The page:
Review by: Star Trek II: The Wrath of Khan
Album assigned by: Syd Spence
If you ever watch “classic” rock videos on youtube – as I myself quite often do — then you’ll find that if you scroll down to read the comments section, that sitting there amongst the most upvoted comments at the top there’ll usually be at least one extremely self-congratulatory one from someone purporting to be a teenager or adolescent and making a big deal out of his or her preference for the sweaty, hairy, “authentic” music of the past in marked contradistinction to Taylor-Swift-Justin-Bieber-One-Direction fixated peers. These youtube comment sections will also tend to feature a number of variations on the same poignant lament: that of having been cheated out by being born a generation or two too late and therefore having missed on rock’s golden age.
But these outpourings of grief are symptomatic of something much more widespread, a discontentment that arises from the very obvious malaise in which rock now finds itself. And the reasons for that malaise, for rock’s creeping debility and its for ever increasing irrelevance, aren’t too difficult to figure out either.
The fact is that from the 1950s onwards rock music enjoyed an extended, decades-long boom during which it was able to prevail both in terms of the influence it wielded on a wider culture – providing the soundtrack to the hopes, dreams and ecstasies of three or four generations of young people throughout the Western world and beyond – as well as in terms of the sheer, precipitous levels of musical creativity that it inspired: spawning a myriad of artistic triumphs from the likes of the Beatles, Hendrix, Bowie, the Clash, the Smiths, etc, etc. This boom period, it transpired, would only last up until the early 2000s when the whole thing just seemed to run out of steam like that. It was then that it reached a sort of turning point or phase transition where the great bulk of the music produced under the banner of rock essentially just stop sounding “new” – but since the elements of novelty and more especially that of shock go together to make up the foundations of the post-war youth culture that rock music itself helped to create this served to seriously undermine rock’s continued vitality as an artform. How exactly can rock can ever begin to sound ‘fresh’ and new again though when it seems incapable of overcoming its customary sonic ruts — when it keeps on labouring away with the same core set-up of amplified guitars, drums, and bass that were there since the beginning? Because what can you do with that kind of instrumental set-up up that hasn’t already been done at least twice or three times already? What? Immerse everything in feedback or strike out a drone? use prepared guitar? go atonal?…No, it seems that regardless of the lengths that rock musicians go to that they’ll never be able to escape their inevitable fate, which is that of always sounding like the past.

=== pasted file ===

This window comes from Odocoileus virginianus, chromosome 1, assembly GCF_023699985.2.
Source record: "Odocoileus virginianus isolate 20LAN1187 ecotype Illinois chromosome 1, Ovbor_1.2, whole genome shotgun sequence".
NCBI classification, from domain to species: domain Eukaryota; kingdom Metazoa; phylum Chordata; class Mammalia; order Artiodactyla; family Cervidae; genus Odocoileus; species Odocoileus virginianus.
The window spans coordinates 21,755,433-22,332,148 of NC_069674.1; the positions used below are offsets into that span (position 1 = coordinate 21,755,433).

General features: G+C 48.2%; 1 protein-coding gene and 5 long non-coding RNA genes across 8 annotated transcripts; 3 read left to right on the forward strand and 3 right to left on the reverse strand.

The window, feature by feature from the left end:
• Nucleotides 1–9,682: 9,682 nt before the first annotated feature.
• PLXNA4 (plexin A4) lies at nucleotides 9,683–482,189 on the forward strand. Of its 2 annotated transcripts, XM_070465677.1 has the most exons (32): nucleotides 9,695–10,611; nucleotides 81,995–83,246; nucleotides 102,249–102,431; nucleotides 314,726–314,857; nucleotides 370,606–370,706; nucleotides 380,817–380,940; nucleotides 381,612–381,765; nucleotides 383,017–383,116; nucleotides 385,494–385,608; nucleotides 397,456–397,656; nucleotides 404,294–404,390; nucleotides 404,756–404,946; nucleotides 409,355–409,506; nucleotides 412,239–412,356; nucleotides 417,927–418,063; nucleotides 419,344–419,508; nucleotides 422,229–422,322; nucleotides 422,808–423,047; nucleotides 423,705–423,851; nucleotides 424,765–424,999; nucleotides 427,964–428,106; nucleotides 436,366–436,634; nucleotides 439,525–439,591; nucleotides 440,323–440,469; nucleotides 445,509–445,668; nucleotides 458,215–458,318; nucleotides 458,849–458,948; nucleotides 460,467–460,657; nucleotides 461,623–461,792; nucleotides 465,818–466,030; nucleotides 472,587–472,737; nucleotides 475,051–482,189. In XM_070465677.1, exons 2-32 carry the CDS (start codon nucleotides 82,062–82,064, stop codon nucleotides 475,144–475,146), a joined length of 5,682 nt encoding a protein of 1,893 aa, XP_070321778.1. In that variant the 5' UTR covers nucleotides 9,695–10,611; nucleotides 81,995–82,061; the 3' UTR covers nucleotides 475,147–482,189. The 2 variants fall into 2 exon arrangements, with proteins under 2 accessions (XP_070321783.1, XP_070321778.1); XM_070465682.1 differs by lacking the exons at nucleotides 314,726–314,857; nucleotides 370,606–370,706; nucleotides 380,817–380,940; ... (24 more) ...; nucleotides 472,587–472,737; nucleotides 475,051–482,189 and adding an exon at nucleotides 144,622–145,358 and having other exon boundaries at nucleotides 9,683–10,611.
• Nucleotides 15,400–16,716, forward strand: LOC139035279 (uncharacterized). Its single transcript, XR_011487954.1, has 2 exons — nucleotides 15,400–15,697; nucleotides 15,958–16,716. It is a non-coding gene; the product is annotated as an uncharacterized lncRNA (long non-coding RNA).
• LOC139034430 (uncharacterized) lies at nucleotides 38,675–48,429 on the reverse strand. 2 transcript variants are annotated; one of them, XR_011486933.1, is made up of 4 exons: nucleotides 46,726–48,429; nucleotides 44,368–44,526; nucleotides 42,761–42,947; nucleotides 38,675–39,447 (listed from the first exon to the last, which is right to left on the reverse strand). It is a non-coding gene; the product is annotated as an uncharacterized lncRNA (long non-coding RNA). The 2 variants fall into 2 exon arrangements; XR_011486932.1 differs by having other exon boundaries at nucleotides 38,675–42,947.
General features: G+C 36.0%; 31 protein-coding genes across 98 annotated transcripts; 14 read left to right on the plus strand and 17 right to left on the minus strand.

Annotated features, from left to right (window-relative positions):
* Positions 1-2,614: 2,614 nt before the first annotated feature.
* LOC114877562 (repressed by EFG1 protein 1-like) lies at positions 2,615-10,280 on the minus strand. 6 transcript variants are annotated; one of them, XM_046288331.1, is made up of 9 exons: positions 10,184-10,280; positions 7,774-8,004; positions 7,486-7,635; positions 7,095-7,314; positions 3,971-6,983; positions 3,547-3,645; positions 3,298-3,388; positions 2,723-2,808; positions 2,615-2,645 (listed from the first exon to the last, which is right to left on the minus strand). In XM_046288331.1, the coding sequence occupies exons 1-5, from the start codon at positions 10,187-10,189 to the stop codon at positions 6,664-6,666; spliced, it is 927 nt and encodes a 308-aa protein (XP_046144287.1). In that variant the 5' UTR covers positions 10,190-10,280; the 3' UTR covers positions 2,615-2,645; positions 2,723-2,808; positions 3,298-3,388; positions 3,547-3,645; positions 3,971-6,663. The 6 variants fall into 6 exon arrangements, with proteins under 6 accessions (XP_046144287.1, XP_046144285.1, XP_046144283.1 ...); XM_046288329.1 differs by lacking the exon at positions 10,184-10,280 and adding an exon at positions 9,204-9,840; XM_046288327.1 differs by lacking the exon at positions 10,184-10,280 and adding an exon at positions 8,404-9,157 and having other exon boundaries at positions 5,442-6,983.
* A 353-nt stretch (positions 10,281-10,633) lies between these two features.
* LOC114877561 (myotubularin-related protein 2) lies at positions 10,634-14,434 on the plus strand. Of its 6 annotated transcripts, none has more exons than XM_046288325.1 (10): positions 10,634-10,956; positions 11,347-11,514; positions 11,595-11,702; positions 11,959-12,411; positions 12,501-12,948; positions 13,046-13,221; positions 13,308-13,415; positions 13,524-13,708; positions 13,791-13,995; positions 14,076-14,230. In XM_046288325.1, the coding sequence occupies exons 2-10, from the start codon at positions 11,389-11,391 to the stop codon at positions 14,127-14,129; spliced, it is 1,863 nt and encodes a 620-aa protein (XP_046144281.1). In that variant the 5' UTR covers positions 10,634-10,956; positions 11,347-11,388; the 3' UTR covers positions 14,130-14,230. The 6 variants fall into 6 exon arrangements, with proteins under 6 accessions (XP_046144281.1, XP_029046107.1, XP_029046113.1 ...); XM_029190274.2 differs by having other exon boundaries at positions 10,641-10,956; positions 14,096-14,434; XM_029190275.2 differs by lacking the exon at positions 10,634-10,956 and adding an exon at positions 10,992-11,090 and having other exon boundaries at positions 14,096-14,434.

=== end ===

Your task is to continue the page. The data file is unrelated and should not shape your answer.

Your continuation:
Well what can a poor boy do? Just give up on singing in a rock n roll band? “Not bleeding likely,” I can hear the legions of the dearly devoted scream out in unison. Perhaps you too regard yourself as one of the faithful and are unable to stomach all that hype going around about how hip hop’s stolen a definitive march on rock and roll and assuming its former status as the most exciting, urgent music genre around. Well then you might have also begun to notice how going full-“retro” musicwise no longer carries the sort of cultural stigma that it once did way back when: when well-meaning (but admittedly clumsy and humourless) retro bands like Ocean Colour Scene and Paul Weller — and to a lesser extent Oasis — would get continually ripped to shreds in the music press for being sad, uncool, hoary old dadrockers. And that in fact sounding uncannily like the past seems to carry its own sort of cachet these days, as the success of artists like the Brian Jonestown Massacre or Ariel Pink would surely seem to attest. So then why not make a virtue out of necessity? — Because if you’re bound to sound like the past whatever the fuck it is you do and whatever it is you play, then what’s to stop you from going all out with it and doing it with zeal and bravado?
And this my friends is where Admiral Sir Cloudsley Shovell finally, belatedly, make their entrance into this long and super indulgent review with a tasty little long player entitled “Check ‘Em Before You Wreck ‘Em” — an album that doesn’t so much give off a certain whiff of the past as drag the whole thick, heavy miasma of 70s proto-metal glam back along behind with it. A joyous, glittering, stomping juggernaut of a record, completely unrepentant in its retro-desire to leech out all the best parts out from your favourite Black Sabbath-Led Zep records and to regurgitate them out again in the form of a seamless little gem of a record. And it’s a sheer pleasure to listen to, trust me – so much so that you can’t help but feel a little uneasy at having been so readily seduced by a record that could, after all, have been released at any point during the last 40 years. Band name notwithstanding though, the music lacks the kind of conceptual sophistication and hijinks that other modern retro groups like have brought to the table; it’s just pure straightahead rock and roll. And it’s the love and the enthusiasm that win you over in the end, that make it sound so fresh: even if you can’t help but feel that this is a musical dead-end. That is unless you want rock to ossify into a kind of living fossil, to turn it into a kind of folk music in which every detail of the past is carefully preserved and curated – which for me personally seems to go against the whole spirit of the music. But hey what do I know, I was born about 5 years too late.